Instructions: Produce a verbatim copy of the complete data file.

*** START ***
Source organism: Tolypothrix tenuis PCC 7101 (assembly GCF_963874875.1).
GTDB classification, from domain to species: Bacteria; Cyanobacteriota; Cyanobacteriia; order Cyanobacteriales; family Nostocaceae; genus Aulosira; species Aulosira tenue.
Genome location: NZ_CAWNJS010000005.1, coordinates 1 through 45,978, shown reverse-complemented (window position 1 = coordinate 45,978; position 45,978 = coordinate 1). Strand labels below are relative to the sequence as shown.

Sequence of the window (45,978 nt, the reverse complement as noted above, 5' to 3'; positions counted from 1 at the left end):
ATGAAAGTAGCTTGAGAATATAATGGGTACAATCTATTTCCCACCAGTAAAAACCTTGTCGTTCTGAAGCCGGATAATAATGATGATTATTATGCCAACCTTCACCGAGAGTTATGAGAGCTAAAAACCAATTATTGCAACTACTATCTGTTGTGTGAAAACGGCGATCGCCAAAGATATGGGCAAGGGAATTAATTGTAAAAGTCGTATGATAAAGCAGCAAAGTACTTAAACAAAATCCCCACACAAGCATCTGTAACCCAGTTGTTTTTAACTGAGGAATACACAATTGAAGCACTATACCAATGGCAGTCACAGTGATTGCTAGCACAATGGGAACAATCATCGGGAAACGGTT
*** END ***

Source organism: Tolypothrix tenuis PCC 7101 (assembly GCF_963874875.1).
GTDB classification, from domain to species: Bacteria; Cyanobacteriota; Cyanobacteriia; order Cyanobacteriales; family Nostocaceae; genus Aulosira; species Aulosira tenue.
Genome location: NZ_CAWNJS010000005.1, coordinates 1 through 45,978, shown reverse-complemented (window position 1 = coordinate 45,978; position 45,978 = coordinate 1). Strand labels below are relative to the sequence as shown.

Sequence of the window (45,978 nt, the reverse complement as noted above, 5' to 3'; positions counted from 1 at the left end):
ATGAAAGTAGCTTGAGAATATAATGGGTACAATCTATTTCCCACCAGTAAAAACCTTGTCGTTCTGAAGCCGGATAATAATGATGATTATTATGCCAACCTTCACCGAGAGTTATGAGAGCTAAAAACCAATTATTGCAACTACTATCTGTTGTGTGAAAACGGCGATCGCCAAAGATATGGGCAAGGGAATTAATTGTAAAAGTCGTATGATAAAGCAGCAAAGTACTTAAACAAAATCCCCACACAAGCATCTGTAACCCAGTTGTTTTTAACTGAGGAATACACAATTGAAGCACTATACCAATGGCAGTCACAGTGATTGCTAGCACAATGGGAACAATCATCGGGAAACGGTT